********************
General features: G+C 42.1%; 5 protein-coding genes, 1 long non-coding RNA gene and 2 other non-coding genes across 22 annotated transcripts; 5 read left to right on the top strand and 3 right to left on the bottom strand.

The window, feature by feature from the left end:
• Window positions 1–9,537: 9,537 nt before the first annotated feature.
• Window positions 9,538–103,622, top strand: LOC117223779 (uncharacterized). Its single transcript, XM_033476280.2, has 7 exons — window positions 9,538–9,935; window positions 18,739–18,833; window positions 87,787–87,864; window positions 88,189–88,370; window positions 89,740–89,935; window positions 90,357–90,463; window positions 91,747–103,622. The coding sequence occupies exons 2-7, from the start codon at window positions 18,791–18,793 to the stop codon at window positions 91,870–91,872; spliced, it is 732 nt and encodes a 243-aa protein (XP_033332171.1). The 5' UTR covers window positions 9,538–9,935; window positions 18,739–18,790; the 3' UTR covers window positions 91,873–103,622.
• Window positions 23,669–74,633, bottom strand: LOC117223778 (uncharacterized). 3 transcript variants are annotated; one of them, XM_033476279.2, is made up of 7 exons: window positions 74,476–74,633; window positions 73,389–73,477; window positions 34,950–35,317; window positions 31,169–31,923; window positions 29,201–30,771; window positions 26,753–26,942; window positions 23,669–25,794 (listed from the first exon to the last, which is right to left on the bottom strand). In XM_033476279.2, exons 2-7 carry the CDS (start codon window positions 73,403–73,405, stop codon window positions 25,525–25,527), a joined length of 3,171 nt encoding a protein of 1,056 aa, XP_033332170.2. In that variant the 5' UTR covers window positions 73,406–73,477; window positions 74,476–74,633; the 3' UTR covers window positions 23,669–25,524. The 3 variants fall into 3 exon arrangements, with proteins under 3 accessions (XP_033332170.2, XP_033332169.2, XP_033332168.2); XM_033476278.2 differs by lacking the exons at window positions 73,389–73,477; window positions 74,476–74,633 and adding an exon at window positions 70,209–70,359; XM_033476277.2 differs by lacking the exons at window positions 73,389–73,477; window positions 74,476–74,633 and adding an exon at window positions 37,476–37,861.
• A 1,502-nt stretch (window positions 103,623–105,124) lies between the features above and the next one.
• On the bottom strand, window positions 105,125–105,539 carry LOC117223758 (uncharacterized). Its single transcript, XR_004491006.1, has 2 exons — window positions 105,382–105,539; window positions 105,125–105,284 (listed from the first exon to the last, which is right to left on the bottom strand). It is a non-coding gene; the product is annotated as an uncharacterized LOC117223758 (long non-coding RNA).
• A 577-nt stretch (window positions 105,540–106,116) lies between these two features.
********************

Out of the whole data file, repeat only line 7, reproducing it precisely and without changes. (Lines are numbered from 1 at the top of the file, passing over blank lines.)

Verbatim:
• On the bottom strand, window positions 105,125–105,539 carry LOC117223758 (uncharacterized). Its single transcript, XR_004491006.1, has 2 exons — window positions 105,382–105,539; window positions 105,125–105,284 (listed from the first exon to the last, which is right to left on the bottom strand). It is a non-coding gene; the product is annotated as an uncharacterized LOC117223758 (long non-coding RNA).